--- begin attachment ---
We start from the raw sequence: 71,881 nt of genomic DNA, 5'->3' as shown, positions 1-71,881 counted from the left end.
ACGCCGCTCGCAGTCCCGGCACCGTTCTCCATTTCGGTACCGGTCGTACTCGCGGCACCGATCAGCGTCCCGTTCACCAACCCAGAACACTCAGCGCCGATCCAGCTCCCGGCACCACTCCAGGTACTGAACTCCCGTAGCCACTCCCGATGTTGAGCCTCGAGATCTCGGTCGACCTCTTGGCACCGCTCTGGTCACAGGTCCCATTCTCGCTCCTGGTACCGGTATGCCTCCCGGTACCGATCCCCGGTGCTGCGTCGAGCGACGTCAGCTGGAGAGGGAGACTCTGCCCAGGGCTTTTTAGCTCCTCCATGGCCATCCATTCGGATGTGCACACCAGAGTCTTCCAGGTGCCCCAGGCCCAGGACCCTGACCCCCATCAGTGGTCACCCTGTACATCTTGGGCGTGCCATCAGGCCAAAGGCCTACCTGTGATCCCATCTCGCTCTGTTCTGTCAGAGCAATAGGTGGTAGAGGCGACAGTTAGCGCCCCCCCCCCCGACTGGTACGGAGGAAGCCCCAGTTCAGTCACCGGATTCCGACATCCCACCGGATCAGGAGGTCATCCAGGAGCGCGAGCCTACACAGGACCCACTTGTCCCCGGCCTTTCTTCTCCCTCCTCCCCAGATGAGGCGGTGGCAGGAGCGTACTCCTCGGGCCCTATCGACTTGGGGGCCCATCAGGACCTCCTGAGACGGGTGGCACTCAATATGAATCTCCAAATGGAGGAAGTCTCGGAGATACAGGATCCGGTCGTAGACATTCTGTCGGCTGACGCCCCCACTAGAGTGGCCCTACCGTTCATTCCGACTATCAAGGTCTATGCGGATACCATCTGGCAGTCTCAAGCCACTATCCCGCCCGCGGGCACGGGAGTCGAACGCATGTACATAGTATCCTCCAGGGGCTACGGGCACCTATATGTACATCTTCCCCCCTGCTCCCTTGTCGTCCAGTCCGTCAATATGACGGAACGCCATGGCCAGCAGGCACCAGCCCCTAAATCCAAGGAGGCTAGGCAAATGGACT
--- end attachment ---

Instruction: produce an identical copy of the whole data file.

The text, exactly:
We start from the raw sequence: 71,881 nt of genomic DNA, 5'->3' as shown, positions 1-71,881 counted from the left end.
ACGCCGCTCGCAGTCCCGGCACCGTTCTCCATTTCGGTACCGGTCGTACTCGCGGCACCGATCAGCGTCCCGTTCACCAACCCAGAACACTCAGCGCCGATCCAGCTCCCGGCACCACTCCAGGTACTGAACTCCCGTAGCCACTCCCGATGTTGAGCCTCGAGATCTCGGTCGACCTCTTGGCACCGCTCTGGTCACAGGTCCCATTCTCGCTCCTGGTACCGGTATGCCTCCCGGTACCGATCCCCGGTGCTGCGTCGAGCGACGTCAGCTGGAGAGGGAGACTCTGCCCAGGGCTTTTTAGCTCCTCCATGGCCATCCATTCGGATGTGCACACCAGAGTCTTCCAGGTGCCCCAGGCCCAGGACCCTGACCCCCATCAGTGGTCACCCTGTACATCTTGGGCGTGCCATCAGGCCAAAGGCCTACCTGTGATCCCATCTCGCTCTGTTCTGTCAGAGCAATAGGTGGTAGAGGCGACAGTTAGCGCCCCCCCCCCCGACTGGTACGGAGGAAGCCCCAGTTCAGTCACCGGATTCCGACATCCCACCGGATCAGGAGGTCATCCAGGAGCGCGAGCCTACACAGGACCCACTTGTCCCCGGCCTTTCTTCTCCCTCCTCCCCAGATGAGGCGGTGGCAGGAGCGTACTCCTCGGGCCCTATCGACTTGGGGGCCCATCAGGACCTCCTGAGACGGGTGGCACTCAATATGAATCTCCAAATGGAGGAAGTCTCGGAGATACAGGATCCGGTCGTAGACATTCTGTCGGCTGACGCCCCCACTAGAGTGGCCCTACCGTTCATTCCGACTATCAAGGTCTATGCGGATACCATCTGGCAGTCTCAAGCCACTATCCCGCCCGCGGGCACGGGAGTCGAACGCATGTACATAGTATCCTCCAGGGGCTACGGGCACCTATATGTACATCTTCCCCCCTGCTCCCTTGTCGTCCAGTCCGTCAATATGACGGAACGCCATGGCCAGCAGGCACCAGCCCCTAAATCCAAGGAGGCTAGGCAAATGGACT